Kaillie Humphries not deserving of men's bobsleigh spot, some say

Two-time Olympic women's bobsleigh gold medallist Kaillie Humphries is fighting for her right to compete with men, but not everyone thinks she deserves a spot on the Canadian team.

2-time Olympic women's champ hasn't met Canadian standard

Kaillie Humphries: Slippery Slope

6 years ago
Olympic women's bobsleigh champion in dispute with Canadian federation over racing 4-man bobsleigh. 2:22

Two-time Olympic bobsleigh gold medallist Kaillie Humphries has won a lot in her career, but right now she's in the midst of a losing battle.

If the Canadian had her way, she'd not only be piloting her two-person sled on the women's World Cup circuit, but also leading a four-man sled on the men's side.

Last season, Humphries and Elana Meyers Taylor of the United States became the first women to pilot male crews in the World Cup, which has separate two-person competitions for men and women but only a "gender neutral" competition in the four-man.

The challenge Humphries faces is convincing Bobsleigh Canada Skeleton, the sport's national governing body, that she deserves one of its World Cup spots. Canada has two international quota berths in four-man this season, and the IBST, the sport's world governing body, has awarded a third to Canada specifically for Humphries.

However, BCS' qualifying standards are higher than the IBSF's, and Humphries hasn't met them, leaving her feeling frustrated.

"I've never been in a situation where my goals and dreams have not aligned with Bobsleigh Canada's," Humphries told The Canadian Press earlier this month. "It's an extremely difficult situation for me currently at the moment."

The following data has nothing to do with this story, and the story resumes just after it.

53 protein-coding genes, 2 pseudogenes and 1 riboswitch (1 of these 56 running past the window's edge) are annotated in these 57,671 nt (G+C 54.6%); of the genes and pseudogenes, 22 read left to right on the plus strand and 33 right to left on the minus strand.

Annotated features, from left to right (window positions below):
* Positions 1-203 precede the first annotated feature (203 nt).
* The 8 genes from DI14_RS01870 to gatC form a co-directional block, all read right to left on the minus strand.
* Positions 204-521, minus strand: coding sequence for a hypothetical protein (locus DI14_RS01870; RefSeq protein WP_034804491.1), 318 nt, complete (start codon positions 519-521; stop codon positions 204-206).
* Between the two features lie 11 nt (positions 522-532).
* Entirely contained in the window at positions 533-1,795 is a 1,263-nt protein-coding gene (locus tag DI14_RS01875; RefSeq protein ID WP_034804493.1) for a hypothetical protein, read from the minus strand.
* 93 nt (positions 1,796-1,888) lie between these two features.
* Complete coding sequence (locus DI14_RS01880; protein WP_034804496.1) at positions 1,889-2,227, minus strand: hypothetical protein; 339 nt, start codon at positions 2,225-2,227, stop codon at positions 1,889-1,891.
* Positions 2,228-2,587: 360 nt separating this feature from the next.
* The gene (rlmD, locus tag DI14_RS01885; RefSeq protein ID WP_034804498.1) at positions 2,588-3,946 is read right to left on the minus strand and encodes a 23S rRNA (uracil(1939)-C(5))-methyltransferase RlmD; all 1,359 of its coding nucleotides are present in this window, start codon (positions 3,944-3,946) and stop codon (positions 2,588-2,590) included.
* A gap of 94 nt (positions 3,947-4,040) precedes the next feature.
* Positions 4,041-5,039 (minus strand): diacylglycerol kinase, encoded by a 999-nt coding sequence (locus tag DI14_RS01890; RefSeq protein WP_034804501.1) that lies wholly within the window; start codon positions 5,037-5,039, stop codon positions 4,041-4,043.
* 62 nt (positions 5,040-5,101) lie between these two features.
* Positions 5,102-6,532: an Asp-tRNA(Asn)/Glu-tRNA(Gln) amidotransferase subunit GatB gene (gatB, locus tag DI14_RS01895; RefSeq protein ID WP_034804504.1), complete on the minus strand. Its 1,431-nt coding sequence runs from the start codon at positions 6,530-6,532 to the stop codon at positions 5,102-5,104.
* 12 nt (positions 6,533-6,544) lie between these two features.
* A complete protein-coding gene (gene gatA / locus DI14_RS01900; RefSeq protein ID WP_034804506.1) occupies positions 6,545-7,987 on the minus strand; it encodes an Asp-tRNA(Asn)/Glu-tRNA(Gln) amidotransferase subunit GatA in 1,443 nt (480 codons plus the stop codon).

Others don't think she should be treated as special case.

"A lot of women in our sport have been fighting for equality for a long time," says retired Olympic silver medallist Helen Upperton. "But we can't say we want equality and then in the same breath ask for special treatment. It just doesn't work that way."

Push to qualify

To meet the BCS standards for World Cup competition, bobsleigh athletes are tested on their push starts. The clock begins when the sled reaches the 15-metre mark, and athletes must hop into the sled somewhere between the 30- and 40-metre mark before the clock stops at 65 metres. For those 50 metres where the clock is running, female pilots must post a time of 5.60 seconds or less, and Humphries has done so with a time of 5.54 seconds this season. But the push standard for male pilots is 5.20 seconds or less (it's 5.15 for crewmen).

BCS said this past summer that it would only send one four-man team onto the World Cup circuit for the 2015-2016 season, which begins this weekend. That team, Canada 1, is piloted by Justin Kripps, and all four of its members have met the required push standards. Next in line to pilot a Canada 2 sled would be Chris Spring, who posted a better push time than Humphries and met the qualifying standard along with only one of his crewmen.

On Humphries' four-man team, the only athlete to have met the push standard is Lascelles Brown, a two-time Olympic medallist. This season Brown, who is now 41 years old, has pushed a 5.03.

Jesse Lumsden, a 2012 world championship silver medallist who is in the midst of a one-year hiatus and plans on returning next season, thinks everyone should be held to the same standards.

"If her name was Ken Humphries and she was third in the selection races with no push standard, she wouldn't make it. Period," said Lumsden. "When I come back I know what I have to do to qualify, and I'm not going to get any handouts. In my opinion that should be the only way." 

Some say Humphries's desire to compete in the four-man could be affecting her performance in the women's event, where she finished No. 1 in the world in the 2012-2013 and 2013-14 seasons before slipping to second last season behind Meyers Taylor.

Upperton believes Humphries should focus on a four-man women's event.

"As a woman I can understand wanting to continue to develop your driving skill in both disciplines and having more training and race opportunities on the World Cup," Upperton said. "But the objective cannot be to race against the men. It has to be about progressing the sport forward for women."

With files from The Canadian Press


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